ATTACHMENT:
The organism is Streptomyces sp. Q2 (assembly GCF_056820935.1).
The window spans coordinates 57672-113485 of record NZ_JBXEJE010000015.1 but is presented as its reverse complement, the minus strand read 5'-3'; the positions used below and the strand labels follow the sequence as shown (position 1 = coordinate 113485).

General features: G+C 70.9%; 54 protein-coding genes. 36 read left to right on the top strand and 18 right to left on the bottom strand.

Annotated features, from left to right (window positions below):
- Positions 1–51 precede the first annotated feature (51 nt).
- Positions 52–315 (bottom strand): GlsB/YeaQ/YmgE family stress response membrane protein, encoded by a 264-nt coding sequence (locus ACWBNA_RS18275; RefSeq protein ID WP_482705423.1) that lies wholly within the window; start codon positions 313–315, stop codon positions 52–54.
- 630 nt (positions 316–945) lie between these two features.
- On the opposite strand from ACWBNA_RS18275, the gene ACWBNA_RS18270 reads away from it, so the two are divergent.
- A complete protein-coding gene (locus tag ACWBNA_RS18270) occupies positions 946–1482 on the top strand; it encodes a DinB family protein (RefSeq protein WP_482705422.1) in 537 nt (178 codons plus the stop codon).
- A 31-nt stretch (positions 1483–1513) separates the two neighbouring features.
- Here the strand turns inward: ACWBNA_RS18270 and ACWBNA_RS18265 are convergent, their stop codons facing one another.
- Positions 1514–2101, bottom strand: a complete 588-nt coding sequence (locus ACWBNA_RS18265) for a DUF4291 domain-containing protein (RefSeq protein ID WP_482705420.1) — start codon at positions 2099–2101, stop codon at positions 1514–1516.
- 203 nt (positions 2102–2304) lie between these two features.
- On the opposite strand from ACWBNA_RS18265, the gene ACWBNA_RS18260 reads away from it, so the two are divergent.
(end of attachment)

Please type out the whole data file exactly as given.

The organism is Streptomyces sp. Q2 (assembly GCF_056820935.1).
The window spans coordinates 57672-113485 of record NZ_JBXEJE010000015.1 but is presented as its reverse complement, the minus strand read 5'-3'; the positions used below and the strand labels follow the sequence as shown (position 1 = coordinate 113485).

General features: G+C 70.9%; 54 protein-coding genes. 36 read left to right on the top strand and 18 right to left on the bottom strand.

Annotated features, from left to right (window positions below):
- Positions 1–51 precede the first annotated feature (51 nt).
- Positions 52–315 (bottom strand): GlsB/YeaQ/YmgE family stress response membrane protein, encoded by a 264-nt coding sequence (locus ACWBNA_RS18275; RefSeq protein ID WP_482705423.1) that lies wholly within the window; start codon positions 313–315, stop codon positions 52–54.
- 630 nt (positions 316–945) lie between these two features.
- On the opposite strand from ACWBNA_RS18275, the gene ACWBNA_RS18270 reads away from it, so the two are divergent.
- A complete protein-coding gene (locus tag ACWBNA_RS18270) occupies positions 946–1482 on the top strand; it encodes a DinB family protein (RefSeq protein WP_482705422.1) in 537 nt (178 codons plus the stop codon).
- A 31-nt stretch (positions 1483–1513) separates the two neighbouring features.
- Here the strand turns inward: ACWBNA_RS18270 and ACWBNA_RS18265 are convergent, their stop codons facing one another.
- Positions 1514–2101, bottom strand: a complete 588-nt coding sequence (locus ACWBNA_RS18265) for a DUF4291 domain-containing protein (RefSeq protein ID WP_482705420.1) — start codon at positions 2099–2101, stop codon at positions 1514–1516.
- 203 nt (positions 2102–2304) lie between these two features.
- On the opposite strand from ACWBNA_RS18265, the gene ACWBNA_RS18260 reads away from it, so the two are divergent.